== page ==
Homeowners Sue to Block Code Changes Meant to Increase Affordability

The same group won a suit in 2020 over land use reforms

AMLI 5350 on Burnet Road is a VMU building, meaning in exchange for affordable units the city allowed it to be built taller. The lawsuit would block expansion of the VMU program. (Photo by John Anderson / Maggie Q. Thompson)

The city of Austin will once again argue in court that changes to the rules governing housing development in Austin – all of which were approved by a majority of City Council – should be allowed to become law.

On the other end of the argument are the 19 homeowner plaintiffs who successfully sued the city in 2020 to halt the impending adoption of a comprehensive revision to the city’s Land Development Code, which outlines what kind of buildings can be built throughout the city. They argued that the city did not properly notify property owners of the forthcoming changes. That notification is a requirement under state law that also gives property owners an opportunity to protest proposed zoning changes via petition.

In 2020, a Travis County District judge agreed with the plaintiffs, halting efforts to revise the LDC. The city appealed the district court ruling and lost then, too. Now the same group of plaintiffs is back, arguing that Council has continued to revise the LDC without properly notifying property owners.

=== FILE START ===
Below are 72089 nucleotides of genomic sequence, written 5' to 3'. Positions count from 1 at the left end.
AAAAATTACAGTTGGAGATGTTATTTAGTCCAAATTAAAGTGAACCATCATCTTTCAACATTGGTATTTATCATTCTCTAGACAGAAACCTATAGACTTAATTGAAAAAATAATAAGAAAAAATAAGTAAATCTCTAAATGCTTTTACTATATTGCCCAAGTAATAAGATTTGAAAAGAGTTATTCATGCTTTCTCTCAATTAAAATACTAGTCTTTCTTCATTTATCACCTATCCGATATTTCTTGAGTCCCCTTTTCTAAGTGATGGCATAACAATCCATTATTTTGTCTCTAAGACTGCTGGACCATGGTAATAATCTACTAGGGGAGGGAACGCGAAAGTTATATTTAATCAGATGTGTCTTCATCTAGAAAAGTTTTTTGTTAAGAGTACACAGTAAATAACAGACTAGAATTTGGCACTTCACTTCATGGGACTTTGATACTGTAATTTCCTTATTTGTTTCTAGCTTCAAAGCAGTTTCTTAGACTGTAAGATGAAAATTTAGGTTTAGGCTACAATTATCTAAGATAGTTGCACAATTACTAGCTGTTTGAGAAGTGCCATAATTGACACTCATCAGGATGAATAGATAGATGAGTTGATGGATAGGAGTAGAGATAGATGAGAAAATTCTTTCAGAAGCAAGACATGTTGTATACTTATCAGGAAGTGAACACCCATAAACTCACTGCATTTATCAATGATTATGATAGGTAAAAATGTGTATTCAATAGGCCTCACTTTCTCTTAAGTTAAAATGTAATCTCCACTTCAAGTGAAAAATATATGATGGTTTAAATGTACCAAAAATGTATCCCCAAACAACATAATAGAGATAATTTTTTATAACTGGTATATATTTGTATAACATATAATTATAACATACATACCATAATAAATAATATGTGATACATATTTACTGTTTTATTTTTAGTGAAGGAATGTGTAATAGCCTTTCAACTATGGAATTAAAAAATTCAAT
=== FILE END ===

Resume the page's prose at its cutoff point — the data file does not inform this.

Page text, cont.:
The new legal challenge – which, like the first, has been funded by anti-growth coalition group Community Not Commodity – is aimed at undoing four broadly popular LDC reforms. Three were approved within the last year: a new tier in the Vertical Mixed Use density bonus program, modest reforms to compatibility regulations, and changes that will allow residential development in some commercially zoned areas.

Most curiously, though, the plaintiffs hope to strike down Affordability Unlocked, a city bonus program that was written to incentivize the development of affordable housing for people in need of supportive services. Shortly after AU was passed, for example, the program helped create housing for people living with HIV/AIDS.

The final hearing in the suit was scheduled for Monday, Aug. 28, but the attorney representing the plaintiffs, Doug Becker, was informed late Friday, Aug. 25 that the hearing would be postponed due an overfull court docket. It is not yet clear when the hearing will take place, but we’ll be there when it does.

Editor’s note Aug. 25, 4:50pm: This story has been updated to reflect that a court hearing scheduled for Aug. 28 has been postponed.

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